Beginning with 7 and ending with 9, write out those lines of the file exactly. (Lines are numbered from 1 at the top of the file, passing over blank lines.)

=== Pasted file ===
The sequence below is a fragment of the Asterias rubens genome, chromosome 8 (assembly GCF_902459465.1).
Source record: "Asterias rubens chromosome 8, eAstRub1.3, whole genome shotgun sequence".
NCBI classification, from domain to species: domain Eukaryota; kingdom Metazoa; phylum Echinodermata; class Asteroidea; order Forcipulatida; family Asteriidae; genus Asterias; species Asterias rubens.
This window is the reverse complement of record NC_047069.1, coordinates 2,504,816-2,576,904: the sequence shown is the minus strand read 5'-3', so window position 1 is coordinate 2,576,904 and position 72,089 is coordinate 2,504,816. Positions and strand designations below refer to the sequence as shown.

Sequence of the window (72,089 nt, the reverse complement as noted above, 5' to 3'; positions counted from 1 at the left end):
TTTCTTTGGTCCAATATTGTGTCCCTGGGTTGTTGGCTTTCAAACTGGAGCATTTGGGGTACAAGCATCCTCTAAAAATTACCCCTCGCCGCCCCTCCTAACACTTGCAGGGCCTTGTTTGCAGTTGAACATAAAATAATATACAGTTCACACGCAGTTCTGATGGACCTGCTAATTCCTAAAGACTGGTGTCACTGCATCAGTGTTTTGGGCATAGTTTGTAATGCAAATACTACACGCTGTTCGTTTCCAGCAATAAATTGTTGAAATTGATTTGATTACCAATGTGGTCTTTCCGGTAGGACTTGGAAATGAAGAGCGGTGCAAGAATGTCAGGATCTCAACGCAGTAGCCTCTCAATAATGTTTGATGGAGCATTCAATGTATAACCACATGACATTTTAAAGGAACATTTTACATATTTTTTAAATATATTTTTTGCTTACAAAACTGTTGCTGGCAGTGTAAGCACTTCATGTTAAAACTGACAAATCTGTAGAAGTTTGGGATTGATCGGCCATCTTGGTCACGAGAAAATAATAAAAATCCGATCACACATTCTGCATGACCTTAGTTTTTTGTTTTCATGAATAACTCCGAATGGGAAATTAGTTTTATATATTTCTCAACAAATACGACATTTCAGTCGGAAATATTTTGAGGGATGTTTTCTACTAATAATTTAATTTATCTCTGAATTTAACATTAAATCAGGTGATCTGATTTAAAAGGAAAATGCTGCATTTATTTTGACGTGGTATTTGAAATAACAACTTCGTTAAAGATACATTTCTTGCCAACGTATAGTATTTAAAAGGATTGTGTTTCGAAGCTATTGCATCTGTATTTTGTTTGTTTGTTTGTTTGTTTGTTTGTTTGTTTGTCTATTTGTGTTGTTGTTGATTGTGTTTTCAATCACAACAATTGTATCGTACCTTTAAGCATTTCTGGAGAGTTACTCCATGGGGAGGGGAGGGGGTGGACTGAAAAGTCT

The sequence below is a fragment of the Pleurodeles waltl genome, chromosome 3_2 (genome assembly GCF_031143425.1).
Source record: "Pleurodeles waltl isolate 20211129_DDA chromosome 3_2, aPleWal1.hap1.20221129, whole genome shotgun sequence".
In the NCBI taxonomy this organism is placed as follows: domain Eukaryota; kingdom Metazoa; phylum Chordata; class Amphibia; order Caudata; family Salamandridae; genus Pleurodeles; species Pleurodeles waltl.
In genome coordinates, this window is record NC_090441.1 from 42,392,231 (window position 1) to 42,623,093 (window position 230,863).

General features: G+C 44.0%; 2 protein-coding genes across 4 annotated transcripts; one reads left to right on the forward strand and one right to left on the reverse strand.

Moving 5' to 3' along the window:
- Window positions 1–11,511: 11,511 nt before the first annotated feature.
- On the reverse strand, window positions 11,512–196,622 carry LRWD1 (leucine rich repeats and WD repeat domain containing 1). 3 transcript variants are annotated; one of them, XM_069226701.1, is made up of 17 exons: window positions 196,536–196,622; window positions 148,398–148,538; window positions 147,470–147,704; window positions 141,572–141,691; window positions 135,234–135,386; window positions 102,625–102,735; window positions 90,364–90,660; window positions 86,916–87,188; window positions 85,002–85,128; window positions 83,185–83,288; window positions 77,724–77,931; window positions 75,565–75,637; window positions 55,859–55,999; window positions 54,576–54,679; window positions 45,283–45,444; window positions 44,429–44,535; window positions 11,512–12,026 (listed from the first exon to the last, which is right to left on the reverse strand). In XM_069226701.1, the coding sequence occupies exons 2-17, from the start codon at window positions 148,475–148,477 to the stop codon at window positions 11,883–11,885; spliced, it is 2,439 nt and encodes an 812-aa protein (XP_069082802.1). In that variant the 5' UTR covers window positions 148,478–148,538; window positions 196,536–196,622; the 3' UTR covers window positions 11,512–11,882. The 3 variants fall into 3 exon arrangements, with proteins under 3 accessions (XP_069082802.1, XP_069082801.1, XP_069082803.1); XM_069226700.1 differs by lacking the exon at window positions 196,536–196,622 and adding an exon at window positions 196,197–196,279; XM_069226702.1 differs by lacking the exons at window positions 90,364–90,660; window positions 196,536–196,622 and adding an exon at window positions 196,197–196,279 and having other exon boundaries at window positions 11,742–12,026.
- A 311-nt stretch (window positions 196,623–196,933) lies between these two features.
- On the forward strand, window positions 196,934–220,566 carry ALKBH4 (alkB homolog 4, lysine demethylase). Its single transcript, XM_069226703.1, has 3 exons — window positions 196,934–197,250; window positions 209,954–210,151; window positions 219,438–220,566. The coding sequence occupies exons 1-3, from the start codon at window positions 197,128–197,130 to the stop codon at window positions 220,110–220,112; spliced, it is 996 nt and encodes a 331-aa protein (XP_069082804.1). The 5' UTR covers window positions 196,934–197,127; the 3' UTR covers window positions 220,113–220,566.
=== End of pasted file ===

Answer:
The sequence below is a fragment of the Pleurodeles waltl genome, chromosome 3_2 (genome assembly GCF_031143425.1).
Source record: "Pleurodeles waltl isolate 20211129_DDA chromosome 3_2, aPleWal1.hap1.20221129, whole genome shotgun sequence".
In the NCBI taxonomy this organism is placed as follows: domain Eukaryota; kingdom Metazoa; phylum Chordata; class Amphibia; order Caudata; family Salamandridae; genus Pleurodeles; species Pleurodeles waltl.